George Tzougros ’83 knows what it’s like to be passionate about the arts. Since 1996, he’s served as the executive director of the Wisconsin Arts Board, which promotes the arts and supports arts in education. Tzougros’ work recently earned him a Michael Newton Award from Americans for the Arts, which is based in New York and Washington, D.C.
The award recognizes an individual for innovation in developing arts and business partnerships for the arts and/or long-term achievement in effective and creative techniques to engage the private sector.
A theatre arts major who minored in business and organizational communications, Tzougros has many fond memories of Carroll. “We were the first class in the Ottesen Theatre, so we felt like we owned the joint,” he recalled.
His favorite production was “1776,” in which he played Dr. Lyman Hall, a delegate from Georgia. “Because we were mixed in with alums of the program, we were able to act with some really wonderful people, and the show was good,” Tzougros said.
Among the things he treasured most about Carroll was “its size and the ability of underclassmen to get right in, roll up their sleeves and get on the main stage. That doesn’t happen in bigger schools. At Carroll, I was able to be in shows, design, build and house-manage shows and learn all aspects of the business, which is very cool.”
Professors whom he remembers include David Molthen and Wayne Christensen, known as “Chris.” “They had a profound impact on me,” he said.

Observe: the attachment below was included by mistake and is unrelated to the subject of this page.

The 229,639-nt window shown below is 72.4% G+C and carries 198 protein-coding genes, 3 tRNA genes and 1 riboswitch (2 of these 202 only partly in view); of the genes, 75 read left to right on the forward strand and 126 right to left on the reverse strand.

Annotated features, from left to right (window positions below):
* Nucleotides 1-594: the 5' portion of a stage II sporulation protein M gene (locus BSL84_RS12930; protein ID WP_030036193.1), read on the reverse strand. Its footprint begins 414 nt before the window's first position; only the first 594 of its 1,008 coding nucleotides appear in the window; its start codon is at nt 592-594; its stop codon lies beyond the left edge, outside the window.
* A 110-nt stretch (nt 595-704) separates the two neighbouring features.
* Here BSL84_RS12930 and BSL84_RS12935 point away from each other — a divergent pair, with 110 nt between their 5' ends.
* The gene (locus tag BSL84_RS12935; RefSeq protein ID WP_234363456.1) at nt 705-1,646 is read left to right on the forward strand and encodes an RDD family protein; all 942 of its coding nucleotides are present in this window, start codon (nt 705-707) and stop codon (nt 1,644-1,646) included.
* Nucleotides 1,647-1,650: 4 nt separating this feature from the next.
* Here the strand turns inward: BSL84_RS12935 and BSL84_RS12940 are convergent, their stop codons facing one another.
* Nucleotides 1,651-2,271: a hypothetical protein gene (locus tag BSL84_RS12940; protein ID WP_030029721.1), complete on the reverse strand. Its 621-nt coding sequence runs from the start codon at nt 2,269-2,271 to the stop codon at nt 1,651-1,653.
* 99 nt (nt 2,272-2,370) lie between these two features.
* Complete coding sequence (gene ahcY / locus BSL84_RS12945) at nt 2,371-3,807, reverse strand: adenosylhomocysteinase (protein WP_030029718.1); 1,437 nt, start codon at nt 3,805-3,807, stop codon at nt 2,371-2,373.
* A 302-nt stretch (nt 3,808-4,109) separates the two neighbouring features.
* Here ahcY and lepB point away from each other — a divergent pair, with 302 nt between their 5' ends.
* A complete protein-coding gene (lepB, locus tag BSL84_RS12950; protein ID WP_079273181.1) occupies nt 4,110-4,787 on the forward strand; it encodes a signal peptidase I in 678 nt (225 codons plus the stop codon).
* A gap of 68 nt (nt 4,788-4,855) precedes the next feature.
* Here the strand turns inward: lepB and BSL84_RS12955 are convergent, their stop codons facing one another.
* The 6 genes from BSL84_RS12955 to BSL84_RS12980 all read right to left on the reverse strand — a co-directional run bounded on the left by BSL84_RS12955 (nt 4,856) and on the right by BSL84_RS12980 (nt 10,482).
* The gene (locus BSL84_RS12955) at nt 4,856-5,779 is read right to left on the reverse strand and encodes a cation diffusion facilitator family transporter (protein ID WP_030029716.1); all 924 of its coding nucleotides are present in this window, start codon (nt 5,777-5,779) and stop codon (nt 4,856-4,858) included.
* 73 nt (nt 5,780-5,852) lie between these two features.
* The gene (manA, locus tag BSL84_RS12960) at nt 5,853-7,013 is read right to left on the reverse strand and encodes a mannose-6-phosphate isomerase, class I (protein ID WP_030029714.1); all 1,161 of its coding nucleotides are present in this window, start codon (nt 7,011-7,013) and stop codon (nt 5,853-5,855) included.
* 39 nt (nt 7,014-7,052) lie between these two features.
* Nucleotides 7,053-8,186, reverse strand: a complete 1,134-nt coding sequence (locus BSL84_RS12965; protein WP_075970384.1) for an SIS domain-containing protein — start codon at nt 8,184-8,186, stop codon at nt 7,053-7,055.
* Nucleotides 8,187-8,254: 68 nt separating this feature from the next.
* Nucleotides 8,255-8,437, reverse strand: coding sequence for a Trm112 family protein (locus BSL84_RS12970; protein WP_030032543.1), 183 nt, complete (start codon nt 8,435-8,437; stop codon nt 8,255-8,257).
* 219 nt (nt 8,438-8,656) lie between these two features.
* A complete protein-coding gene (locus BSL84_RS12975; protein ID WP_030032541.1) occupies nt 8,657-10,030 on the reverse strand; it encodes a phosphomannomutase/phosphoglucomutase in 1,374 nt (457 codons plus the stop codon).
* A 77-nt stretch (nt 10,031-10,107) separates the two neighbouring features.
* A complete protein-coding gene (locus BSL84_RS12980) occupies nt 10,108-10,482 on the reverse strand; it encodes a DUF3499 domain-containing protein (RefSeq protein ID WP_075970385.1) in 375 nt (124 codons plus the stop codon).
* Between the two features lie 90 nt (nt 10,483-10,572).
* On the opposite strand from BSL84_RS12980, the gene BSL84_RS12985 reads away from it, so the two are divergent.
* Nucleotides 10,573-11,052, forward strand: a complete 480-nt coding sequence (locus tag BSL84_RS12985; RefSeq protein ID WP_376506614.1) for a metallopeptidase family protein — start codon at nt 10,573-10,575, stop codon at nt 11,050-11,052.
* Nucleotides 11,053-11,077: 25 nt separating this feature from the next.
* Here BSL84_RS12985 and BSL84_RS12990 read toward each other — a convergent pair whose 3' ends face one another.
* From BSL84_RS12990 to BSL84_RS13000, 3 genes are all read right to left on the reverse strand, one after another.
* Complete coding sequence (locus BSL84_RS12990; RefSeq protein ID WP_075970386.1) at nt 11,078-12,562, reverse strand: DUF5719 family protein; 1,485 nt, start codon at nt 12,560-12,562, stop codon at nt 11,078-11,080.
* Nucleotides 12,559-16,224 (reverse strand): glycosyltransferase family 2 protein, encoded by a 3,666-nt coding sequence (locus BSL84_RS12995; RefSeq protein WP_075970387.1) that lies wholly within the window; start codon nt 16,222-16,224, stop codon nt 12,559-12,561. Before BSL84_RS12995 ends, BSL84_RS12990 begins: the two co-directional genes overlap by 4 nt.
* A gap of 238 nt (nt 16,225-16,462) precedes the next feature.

Tzougros loved theater long before he attended Carroll, however. “It started in eighth grade at Horning Middle School. Waukesha South needed two kids to play in the ‘King and I,’ and it started me on the path,” he recalled. “What really sent me over the edge was the show ‘Minnie’s Boys.’ I was in 10th grade, it was about the Marx brothers, and I played Groucho. That is where the bug bit, and bit hard.”
But it’s Carroll that merits a place in Tzougros’ list of career highlights. “I had the honor of being the Carroll Players’ president and was very proud of that,” he said. “The Michael Newton Award now is a highlight, and right behind that is being asked to serve on the board of Arts Midwest, a nine-state regional arts organization.”
His recommendation for students currently studying the arts: “Connect with alums in that particular business, whether it’s theater, art or music, and talk to them about the path they took, because no two paths are the same. Get experience if you can. In our case, we started a theater company. Or you could intern. Chris used to say; you can always be an actor, but as an actor with technical skills, you’re going to get hired. The more well-rounded you can be, it’s important.”
He said his role on the Wisconsin Arts Board has been extremely satisfying. “It’s really interesting work. Over the years, we’ve produced a folklife festival celebrating the state’s sesquicentennial and also brought organizations into being like Film Wisconsin, and we cofounded the Wisconsin Science Festival. I’m able to do that kind of work and chair the National Creativity Network,” Tzougros said. “You can see that, from this little place, I have had the opportunity to do a lot of things that make a lot of difference.”
Did you know? The Carroll Players, the brainchild of then-professor May Rankin, first hit the stage in 1896, establishing them as the first student theatre organization in Wisconsin.